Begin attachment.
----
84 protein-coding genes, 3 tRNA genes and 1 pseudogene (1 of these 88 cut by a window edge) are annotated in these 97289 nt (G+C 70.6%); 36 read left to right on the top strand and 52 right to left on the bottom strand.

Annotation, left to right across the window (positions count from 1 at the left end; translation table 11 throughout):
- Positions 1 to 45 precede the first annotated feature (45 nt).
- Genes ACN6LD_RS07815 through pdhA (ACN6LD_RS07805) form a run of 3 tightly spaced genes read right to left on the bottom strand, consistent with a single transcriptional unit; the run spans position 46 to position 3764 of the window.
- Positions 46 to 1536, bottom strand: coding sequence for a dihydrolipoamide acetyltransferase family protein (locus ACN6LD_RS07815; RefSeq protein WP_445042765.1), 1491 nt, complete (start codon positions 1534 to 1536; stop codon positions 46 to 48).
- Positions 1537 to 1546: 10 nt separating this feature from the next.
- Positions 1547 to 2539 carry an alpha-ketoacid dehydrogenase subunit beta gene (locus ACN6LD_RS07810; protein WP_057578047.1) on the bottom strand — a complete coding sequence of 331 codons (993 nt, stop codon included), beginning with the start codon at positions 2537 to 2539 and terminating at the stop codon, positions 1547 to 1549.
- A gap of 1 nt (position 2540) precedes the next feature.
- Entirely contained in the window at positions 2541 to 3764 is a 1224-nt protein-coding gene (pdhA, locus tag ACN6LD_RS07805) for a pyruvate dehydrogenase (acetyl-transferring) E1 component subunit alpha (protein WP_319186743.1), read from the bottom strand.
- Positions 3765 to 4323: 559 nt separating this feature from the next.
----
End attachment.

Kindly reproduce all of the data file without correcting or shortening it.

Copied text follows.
84 protein-coding genes, 3 tRNA genes and 1 pseudogene (1 of these 88 cut by a window edge) are annotated in these 97289 nt (G+C 70.6%); 36 read left to right on the top strand and 52 right to left on the bottom strand.

Annotation, left to right across the window (positions count from 1 at the left end; translation table 11 throughout):
- Positions 1 to 45 precede the first annotated feature (45 nt).
- Genes ACN6LD_RS07815 through pdhA (ACN6LD_RS07805) form a run of 3 tightly spaced genes read right to left on the bottom strand, consistent with a single transcriptional unit; the run spans position 46 to position 3764 of the window.
- Positions 46 to 1536, bottom strand: coding sequence for a dihydrolipoamide acetyltransferase family protein (locus ACN6LD_RS07815; RefSeq protein WP_445042765.1), 1491 nt, complete (start codon positions 1534 to 1536; stop codon positions 46 to 48).
- Positions 1537 to 1546: 10 nt separating this feature from the next.
- Positions 1547 to 2539 carry an alpha-ketoacid dehydrogenase subunit beta gene (locus ACN6LD_RS07810; protein WP_057578047.1) on the bottom strand — a complete coding sequence of 331 codons (993 nt, stop codon included), beginning with the start codon at positions 2537 to 2539 and terminating at the stop codon, positions 1547 to 1549.
- A gap of 1 nt (position 2540) precedes the next feature.
- Entirely contained in the window at positions 2541 to 3764 is a 1224-nt protein-coding gene (pdhA, locus tag ACN6LD_RS07805) for a pyruvate dehydrogenase (acetyl-transferring) E1 component subunit alpha (protein WP_319186743.1), read from the bottom strand.
- Positions 3765 to 4323: 559 nt separating this feature from the next.